own sense of peace, knowing that we the neopragmatic heirs of Dewey were taking up the quest he began to define curriculum not in preset terms but as a recording, reflecting, and ultimately reordering of life's experiences. The heart of Dewey's pragmatism is this re flecting on and reordering of life's experiences. If Dewey has a metaphysics or cosmology, and I believe he does, it is this naturalistic one. His statement (1938) that "the central problem of an education based on experience is to select the kind of present experiences that live fruitfully and creatively in subsequent experiences" (p. 28) is one I would extend to his whole philosophy as a method of inquiry. The central intellectual, not just educa tional, problem is to develop experience in a practical and theoretical way such that future experiences flow from present ones. This is the challenge Dewey set for himself;

for myself and other curricularists it is the challenge Dewey's ghost wants us to accept.

Other Spirits of Curriculum Currere. Once we lay to rest the spirit of curriculum as external control — that curri culum must needs be a course laid out in advance for others to follow — then we can allow other, more lively, spirits to come forth. A place to begin might be with the concept of currere, the infinitive of the word curriculum. Since the mid-1970's, William Pinar (1975, with Grumet 1976, 1978) has been working on the concept of currere, that is dealing with the lived experience of the one "running the course." As curriculum in its original Latin means a course to be run so currere means the running of the course. This shift from noun to verb is also a shift from object to experience, a personal experience.

Curriculum as currere now becomes associated with the lived experiences of those af fected by the curriculum — students, teachers, peripheral others. All curriculum begins, I believe, in these lived experiences;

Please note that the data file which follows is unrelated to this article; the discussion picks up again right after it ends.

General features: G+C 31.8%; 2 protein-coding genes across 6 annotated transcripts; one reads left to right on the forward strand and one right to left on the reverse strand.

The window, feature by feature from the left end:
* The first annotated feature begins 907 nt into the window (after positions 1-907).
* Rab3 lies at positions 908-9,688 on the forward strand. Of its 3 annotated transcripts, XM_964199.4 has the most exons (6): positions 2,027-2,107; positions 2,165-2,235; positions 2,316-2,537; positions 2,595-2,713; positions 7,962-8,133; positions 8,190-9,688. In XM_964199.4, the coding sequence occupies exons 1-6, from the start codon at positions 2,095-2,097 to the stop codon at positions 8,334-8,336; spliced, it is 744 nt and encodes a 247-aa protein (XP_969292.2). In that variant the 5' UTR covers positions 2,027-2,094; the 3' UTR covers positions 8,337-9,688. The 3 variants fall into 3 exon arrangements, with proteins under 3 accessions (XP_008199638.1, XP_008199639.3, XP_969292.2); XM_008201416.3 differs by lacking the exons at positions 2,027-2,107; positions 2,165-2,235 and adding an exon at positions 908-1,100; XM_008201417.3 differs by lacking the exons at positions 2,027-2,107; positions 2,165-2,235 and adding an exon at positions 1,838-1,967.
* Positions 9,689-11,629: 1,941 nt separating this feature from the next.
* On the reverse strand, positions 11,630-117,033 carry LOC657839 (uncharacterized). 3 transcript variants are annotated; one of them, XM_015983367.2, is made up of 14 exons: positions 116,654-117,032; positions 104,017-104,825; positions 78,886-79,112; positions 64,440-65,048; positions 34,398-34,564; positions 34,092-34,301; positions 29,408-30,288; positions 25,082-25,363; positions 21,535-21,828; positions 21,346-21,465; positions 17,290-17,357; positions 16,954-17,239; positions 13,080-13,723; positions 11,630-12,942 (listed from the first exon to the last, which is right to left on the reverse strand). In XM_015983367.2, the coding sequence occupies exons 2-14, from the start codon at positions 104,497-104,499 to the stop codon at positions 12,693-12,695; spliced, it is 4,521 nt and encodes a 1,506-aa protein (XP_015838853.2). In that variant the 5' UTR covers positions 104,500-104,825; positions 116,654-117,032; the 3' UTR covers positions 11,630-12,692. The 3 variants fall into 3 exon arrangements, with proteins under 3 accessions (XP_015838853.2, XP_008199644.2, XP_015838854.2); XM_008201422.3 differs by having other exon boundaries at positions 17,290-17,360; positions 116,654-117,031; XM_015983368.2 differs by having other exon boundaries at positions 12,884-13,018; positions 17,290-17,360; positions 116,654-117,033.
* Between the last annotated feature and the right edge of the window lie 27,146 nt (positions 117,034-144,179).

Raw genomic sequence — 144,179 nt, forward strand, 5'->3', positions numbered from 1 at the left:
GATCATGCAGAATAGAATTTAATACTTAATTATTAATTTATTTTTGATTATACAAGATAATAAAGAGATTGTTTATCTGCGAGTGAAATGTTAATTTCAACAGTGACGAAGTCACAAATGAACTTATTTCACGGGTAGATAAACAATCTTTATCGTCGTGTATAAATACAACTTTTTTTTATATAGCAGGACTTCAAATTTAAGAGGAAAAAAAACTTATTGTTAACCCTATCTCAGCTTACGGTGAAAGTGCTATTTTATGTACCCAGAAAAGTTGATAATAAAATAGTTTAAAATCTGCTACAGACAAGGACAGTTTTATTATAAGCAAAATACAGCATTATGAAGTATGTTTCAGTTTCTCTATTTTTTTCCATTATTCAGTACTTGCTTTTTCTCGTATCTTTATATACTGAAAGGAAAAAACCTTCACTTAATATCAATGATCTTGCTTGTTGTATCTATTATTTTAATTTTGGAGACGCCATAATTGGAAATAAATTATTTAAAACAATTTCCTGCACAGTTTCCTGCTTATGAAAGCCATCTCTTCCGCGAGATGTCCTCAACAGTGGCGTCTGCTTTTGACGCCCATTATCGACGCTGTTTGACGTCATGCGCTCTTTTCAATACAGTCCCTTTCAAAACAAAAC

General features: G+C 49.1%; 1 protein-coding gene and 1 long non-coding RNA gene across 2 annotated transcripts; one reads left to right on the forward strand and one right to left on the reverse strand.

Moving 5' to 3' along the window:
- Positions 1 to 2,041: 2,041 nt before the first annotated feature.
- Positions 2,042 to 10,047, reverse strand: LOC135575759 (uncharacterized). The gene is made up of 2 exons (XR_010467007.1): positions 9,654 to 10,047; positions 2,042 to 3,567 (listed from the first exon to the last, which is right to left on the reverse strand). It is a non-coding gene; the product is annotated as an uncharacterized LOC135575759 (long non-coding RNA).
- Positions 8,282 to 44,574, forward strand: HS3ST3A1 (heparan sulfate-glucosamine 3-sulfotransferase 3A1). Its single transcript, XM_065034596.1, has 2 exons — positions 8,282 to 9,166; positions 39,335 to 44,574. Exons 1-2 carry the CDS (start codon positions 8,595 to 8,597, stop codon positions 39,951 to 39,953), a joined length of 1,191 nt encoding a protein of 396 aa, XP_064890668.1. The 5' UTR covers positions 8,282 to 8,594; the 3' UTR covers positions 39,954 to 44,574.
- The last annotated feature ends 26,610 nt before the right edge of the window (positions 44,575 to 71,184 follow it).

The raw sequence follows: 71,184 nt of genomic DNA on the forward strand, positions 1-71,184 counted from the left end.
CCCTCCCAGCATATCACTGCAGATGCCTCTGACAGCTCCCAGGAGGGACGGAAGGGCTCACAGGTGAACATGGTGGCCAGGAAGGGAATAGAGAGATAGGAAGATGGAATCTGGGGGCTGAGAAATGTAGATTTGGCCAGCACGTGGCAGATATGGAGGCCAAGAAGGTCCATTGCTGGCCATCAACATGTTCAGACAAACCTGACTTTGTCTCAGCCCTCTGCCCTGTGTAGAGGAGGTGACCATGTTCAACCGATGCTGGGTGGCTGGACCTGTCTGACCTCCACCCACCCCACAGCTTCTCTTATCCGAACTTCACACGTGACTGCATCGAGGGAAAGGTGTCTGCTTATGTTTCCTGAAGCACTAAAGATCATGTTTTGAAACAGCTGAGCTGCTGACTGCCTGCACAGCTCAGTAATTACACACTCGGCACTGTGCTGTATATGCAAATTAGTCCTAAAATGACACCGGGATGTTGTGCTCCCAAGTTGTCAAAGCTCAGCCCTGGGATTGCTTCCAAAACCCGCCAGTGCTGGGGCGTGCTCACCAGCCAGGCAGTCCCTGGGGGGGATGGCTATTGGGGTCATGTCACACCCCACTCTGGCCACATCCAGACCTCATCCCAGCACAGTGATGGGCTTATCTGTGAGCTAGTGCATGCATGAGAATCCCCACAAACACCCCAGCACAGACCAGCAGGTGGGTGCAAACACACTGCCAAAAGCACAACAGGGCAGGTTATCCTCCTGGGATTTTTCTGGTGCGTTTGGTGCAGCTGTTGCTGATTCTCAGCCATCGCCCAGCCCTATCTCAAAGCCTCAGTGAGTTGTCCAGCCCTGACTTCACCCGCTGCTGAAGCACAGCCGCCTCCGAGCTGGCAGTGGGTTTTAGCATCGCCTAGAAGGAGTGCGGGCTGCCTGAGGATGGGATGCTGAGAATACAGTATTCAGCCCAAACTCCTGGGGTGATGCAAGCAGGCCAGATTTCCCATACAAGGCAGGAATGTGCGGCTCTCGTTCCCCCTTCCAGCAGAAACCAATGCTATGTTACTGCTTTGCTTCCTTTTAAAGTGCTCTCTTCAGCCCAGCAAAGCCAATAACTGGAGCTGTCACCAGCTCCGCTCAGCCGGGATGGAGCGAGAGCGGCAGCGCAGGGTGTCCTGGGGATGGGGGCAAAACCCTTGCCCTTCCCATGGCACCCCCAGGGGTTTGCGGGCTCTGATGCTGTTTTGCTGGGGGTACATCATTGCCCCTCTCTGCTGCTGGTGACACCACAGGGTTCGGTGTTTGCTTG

hence the need to analyze, reflect on, refine, project these experiences — a very Deweyan notion. In fact, it can be said that such transforma tion of lived experience is the heart of Dewey's educational methodology.

In his educational compendium, Understanding Curriculum (with Reynolds, Slattery, Taubman, 1995), Pinar has detailed (passim) the history, development, criticism of currere over the past two decades. As a method, currere is essentially selfreflexive, recursive is a word I'd use, wherein the individual looks back to analyze personal experiences and to frame those in a social and cultural setting. As Pinar (with Grumet, 1976) says: currere is the "self-consciousness conceptualization" of the Self (p. 51). Obviously if this is done exclusively in isolation, currere runs the risk of being "purely personal and solipsistic" (Gibson, 1991, p. 498). However, combined with community (which Pinar does well, 1995, passim) currere enters into an alpha-omega relationship with curriculum whereby the two, interacting together, define the educational process. Dewey sees this clearly when he states that "the child and the curriculum" actually "define a single process" (1902/1990, p. 189);

and when he emphasizes so many times that lived experience to be truly lived needs to be reflected upon. To borrow a phrase from Madeline Grumet (with Pinar, 1976) as she speaks of currere : "By bringing the structures of experience to awareness, one enhances the ability to direct the process of one's own development" (p. 115). Dewey would say that without bringing the structures of experience to awareness there is no way one can direct one's future experiences. If pragmatism is about anything it is about direct ing future experiences. Pragmatism's goal is to allow and encourage the mind "to project new and more complex ends — to free experience from routine and from caprice... [to develop] possibilities not yet given... [to determine] the qualities of future experience" (1917/1960, p. 65).